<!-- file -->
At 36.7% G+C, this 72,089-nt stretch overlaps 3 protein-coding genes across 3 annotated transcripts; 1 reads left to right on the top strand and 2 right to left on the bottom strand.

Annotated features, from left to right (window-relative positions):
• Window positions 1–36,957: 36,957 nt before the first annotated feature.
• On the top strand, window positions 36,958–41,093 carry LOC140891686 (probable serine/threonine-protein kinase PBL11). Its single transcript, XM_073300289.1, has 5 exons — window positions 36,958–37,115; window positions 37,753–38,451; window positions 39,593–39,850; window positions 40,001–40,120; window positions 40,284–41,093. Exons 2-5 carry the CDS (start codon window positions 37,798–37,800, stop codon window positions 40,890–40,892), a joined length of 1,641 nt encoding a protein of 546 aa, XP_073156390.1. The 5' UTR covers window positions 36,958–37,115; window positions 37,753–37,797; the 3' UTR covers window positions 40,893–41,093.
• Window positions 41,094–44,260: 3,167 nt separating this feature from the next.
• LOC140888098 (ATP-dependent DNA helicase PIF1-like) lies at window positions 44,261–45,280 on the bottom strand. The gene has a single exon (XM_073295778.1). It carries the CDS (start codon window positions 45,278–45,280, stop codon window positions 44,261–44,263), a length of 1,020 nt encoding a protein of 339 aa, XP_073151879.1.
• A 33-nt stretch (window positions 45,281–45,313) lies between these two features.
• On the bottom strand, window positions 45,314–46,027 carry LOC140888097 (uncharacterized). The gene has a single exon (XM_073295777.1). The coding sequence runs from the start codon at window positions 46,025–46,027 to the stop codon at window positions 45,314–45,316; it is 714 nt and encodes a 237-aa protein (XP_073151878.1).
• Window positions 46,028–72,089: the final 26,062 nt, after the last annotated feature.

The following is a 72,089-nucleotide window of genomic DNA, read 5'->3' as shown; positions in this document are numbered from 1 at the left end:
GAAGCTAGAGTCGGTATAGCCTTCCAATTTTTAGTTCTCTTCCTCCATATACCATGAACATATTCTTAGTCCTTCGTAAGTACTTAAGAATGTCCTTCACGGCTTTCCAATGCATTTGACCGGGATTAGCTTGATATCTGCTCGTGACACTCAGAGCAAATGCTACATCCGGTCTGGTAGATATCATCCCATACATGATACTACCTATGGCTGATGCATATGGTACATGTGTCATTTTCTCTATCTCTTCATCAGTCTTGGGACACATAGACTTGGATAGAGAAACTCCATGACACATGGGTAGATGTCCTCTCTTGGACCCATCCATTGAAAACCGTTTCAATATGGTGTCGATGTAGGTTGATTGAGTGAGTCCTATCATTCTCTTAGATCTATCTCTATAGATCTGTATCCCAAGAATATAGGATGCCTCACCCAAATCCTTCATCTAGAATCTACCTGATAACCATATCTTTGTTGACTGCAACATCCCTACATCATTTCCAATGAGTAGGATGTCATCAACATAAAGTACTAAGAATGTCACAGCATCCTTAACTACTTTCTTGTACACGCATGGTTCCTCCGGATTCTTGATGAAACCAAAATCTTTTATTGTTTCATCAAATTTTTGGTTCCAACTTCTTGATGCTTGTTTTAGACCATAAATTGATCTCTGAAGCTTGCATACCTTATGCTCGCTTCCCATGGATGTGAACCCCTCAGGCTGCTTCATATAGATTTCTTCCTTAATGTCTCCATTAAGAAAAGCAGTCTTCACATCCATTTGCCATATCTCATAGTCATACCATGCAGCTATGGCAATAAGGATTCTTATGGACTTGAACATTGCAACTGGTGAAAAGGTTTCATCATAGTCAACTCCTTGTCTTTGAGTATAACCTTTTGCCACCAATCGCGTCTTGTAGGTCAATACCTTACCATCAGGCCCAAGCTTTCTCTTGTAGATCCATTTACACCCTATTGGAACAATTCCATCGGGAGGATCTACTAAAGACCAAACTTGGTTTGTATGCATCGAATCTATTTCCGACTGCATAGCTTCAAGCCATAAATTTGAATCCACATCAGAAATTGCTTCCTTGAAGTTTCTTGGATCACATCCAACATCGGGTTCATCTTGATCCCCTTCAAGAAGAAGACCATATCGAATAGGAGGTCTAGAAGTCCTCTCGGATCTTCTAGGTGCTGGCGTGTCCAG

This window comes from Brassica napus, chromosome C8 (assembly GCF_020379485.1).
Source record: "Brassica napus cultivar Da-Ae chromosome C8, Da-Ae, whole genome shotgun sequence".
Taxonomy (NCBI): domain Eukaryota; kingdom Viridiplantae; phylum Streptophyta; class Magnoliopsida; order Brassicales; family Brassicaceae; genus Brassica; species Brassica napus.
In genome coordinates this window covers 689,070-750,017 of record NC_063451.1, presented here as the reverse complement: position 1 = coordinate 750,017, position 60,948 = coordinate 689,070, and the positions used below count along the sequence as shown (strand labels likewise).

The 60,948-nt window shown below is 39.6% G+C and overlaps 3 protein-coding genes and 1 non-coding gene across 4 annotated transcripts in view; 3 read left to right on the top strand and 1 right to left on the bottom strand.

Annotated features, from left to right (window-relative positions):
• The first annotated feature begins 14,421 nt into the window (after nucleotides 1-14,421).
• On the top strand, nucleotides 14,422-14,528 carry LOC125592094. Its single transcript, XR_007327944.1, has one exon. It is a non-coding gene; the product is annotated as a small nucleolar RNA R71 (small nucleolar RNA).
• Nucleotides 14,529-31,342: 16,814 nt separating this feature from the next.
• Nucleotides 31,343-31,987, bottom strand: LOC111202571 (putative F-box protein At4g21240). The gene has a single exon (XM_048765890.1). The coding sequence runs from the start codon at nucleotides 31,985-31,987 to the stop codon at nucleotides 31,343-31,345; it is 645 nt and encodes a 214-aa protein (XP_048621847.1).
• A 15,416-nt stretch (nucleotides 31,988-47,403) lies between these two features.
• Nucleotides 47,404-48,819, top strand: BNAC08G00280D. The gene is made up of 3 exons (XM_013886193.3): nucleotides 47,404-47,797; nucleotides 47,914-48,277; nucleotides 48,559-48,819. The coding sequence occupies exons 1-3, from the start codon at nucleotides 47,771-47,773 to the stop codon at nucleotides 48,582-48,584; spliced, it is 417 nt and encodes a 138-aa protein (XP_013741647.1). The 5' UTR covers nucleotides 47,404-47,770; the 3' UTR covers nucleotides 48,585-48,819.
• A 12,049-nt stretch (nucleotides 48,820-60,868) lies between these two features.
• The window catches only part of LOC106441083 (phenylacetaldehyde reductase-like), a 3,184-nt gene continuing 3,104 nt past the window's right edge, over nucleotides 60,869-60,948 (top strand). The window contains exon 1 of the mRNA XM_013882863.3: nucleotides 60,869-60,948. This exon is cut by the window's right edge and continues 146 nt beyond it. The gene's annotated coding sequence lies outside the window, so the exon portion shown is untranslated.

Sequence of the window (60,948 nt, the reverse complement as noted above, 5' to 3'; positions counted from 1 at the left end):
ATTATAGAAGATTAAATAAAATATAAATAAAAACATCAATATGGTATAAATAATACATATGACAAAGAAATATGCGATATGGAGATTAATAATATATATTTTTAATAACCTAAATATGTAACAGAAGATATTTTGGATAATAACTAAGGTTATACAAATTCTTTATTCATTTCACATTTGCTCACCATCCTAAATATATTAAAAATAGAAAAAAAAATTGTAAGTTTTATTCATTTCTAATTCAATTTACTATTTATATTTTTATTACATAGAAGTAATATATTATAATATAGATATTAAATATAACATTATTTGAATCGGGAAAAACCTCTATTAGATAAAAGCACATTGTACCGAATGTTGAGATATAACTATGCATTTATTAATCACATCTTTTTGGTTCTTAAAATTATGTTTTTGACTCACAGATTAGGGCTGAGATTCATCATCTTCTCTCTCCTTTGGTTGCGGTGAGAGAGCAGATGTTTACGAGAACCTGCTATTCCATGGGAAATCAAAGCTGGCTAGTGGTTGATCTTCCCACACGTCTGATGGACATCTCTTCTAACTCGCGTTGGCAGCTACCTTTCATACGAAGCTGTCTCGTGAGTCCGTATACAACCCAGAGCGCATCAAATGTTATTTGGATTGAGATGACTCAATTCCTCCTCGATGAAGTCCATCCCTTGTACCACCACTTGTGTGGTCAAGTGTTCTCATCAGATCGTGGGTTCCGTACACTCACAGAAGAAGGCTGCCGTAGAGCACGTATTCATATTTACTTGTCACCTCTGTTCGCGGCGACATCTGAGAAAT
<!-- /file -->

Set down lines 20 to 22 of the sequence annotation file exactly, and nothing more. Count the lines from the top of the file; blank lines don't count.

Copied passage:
• Nucleotides 14,529-31,342: 16,814 nt separating this feature from the next.
• Nucleotides 31,343-31,987, bottom strand: LOC111202571 (putative F-box protein At4g21240). The gene has a single exon (XM_048765890.1). The coding sequence runs from the start codon at nucleotides 31,985-31,987 to the stop codon at nucleotides 31,343-31,345; it is 645 nt and encodes a 214-aa protein (XP_048621847.1).
• A 15,416-nt stretch (nucleotides 31,988-47,403) lies between these two features.